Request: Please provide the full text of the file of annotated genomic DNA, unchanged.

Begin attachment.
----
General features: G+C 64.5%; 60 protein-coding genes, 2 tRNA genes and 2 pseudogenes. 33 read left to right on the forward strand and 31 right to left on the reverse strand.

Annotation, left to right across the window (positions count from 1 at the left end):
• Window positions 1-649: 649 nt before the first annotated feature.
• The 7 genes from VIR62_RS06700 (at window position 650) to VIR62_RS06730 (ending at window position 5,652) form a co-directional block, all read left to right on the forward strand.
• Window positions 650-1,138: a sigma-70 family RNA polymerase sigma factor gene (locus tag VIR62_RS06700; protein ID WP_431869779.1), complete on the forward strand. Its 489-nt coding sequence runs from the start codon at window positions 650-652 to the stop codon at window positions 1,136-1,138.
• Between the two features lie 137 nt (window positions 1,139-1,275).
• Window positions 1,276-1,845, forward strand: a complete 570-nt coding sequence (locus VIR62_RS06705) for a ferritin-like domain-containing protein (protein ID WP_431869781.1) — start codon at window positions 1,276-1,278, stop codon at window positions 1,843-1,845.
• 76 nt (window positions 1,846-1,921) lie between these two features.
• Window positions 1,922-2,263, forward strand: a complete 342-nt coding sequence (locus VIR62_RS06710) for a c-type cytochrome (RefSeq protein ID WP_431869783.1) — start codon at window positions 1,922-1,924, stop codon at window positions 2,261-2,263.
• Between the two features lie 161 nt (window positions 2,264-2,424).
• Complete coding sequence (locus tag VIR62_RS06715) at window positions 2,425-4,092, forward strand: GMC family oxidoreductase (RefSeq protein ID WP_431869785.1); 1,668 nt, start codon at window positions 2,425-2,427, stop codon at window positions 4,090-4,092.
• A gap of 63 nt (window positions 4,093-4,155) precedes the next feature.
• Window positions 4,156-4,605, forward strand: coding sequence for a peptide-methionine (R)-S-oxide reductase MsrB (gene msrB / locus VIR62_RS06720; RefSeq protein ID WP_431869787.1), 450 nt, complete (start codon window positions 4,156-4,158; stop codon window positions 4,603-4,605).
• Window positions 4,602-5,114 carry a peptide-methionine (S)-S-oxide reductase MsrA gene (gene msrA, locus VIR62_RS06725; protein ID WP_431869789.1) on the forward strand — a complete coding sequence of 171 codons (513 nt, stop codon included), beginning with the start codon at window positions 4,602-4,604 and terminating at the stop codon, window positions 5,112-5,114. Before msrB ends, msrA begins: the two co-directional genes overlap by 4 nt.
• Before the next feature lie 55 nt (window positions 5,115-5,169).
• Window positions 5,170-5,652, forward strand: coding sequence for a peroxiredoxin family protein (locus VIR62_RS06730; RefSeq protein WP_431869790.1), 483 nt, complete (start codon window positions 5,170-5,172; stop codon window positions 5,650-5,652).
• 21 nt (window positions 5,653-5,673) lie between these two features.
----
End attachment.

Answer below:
General features: G+C 64.5%; 60 protein-coding genes, 2 tRNA genes and 2 pseudogenes. 33 read left to right on the forward strand and 31 right to left on the reverse strand.

Annotation, left to right across the window (positions count from 1 at the left end):
• Window positions 1-649: 649 nt before the first annotated feature.
• The 7 genes from VIR62_RS06700 (at window position 650) to VIR62_RS06730 (ending at window position 5,652) form a co-directional block, all read left to right on the forward strand.
• Window positions 650-1,138: a sigma-70 family RNA polymerase sigma factor gene (locus tag VIR62_RS06700; protein ID WP_431869779.1), complete on the forward strand. Its 489-nt coding sequence runs from the start codon at window positions 650-652 to the stop codon at window positions 1,136-1,138.
• Between the two features lie 137 nt (window positions 1,139-1,275).
• Window positions 1,276-1,845, forward strand: a complete 570-nt coding sequence (locus VIR62_RS06705) for a ferritin-like domain-containing protein (protein ID WP_431869781.1) — start codon at window positions 1,276-1,278, stop codon at window positions 1,843-1,845.
• 76 nt (window positions 1,846-1,921) lie between these two features.
• Window positions 1,922-2,263, forward strand: a complete 342-nt coding sequence (locus VIR62_RS06710) for a c-type cytochrome (RefSeq protein ID WP_431869783.1) — start codon at window positions 1,922-1,924, stop codon at window positions 2,261-2,263.
• Between the two features lie 161 nt (window positions 2,264-2,424).
• Complete coding sequence (locus tag VIR62_RS06715) at window positions 2,425-4,092, forward strand: GMC family oxidoreductase (RefSeq protein ID WP_431869785.1); 1,668 nt, start codon at window positions 2,425-2,427, stop codon at window positions 4,090-4,092.
• A gap of 63 nt (window positions 4,093-4,155) precedes the next feature.
• Window positions 4,156-4,605, forward strand: coding sequence for a peptide-methionine (R)-S-oxide reductase MsrB (gene msrB / locus VIR62_RS06720; RefSeq protein ID WP_431869787.1), 450 nt, complete (start codon window positions 4,156-4,158; stop codon window positions 4,603-4,605).
• Window positions 4,602-5,114 carry a peptide-methionine (S)-S-oxide reductase MsrA gene (gene msrA, locus VIR62_RS06725; protein ID WP_431869789.1) on the forward strand — a complete coding sequence of 171 codons (513 nt, stop codon included), beginning with the start codon at window positions 4,602-4,604 and terminating at the stop codon, window positions 5,112-5,114. Before msrB ends, msrA begins: the two co-directional genes overlap by 4 nt.
• Before the next feature lie 55 nt (window positions 5,115-5,169).
• Window positions 5,170-5,652, forward strand: coding sequence for a peroxiredoxin family protein (locus VIR62_RS06730; RefSeq protein WP_431869790.1), 483 nt, complete (start codon window positions 5,170-5,172; stop codon window positions 5,650-5,652).
• 21 nt (window positions 5,653-5,673) lie between these two features.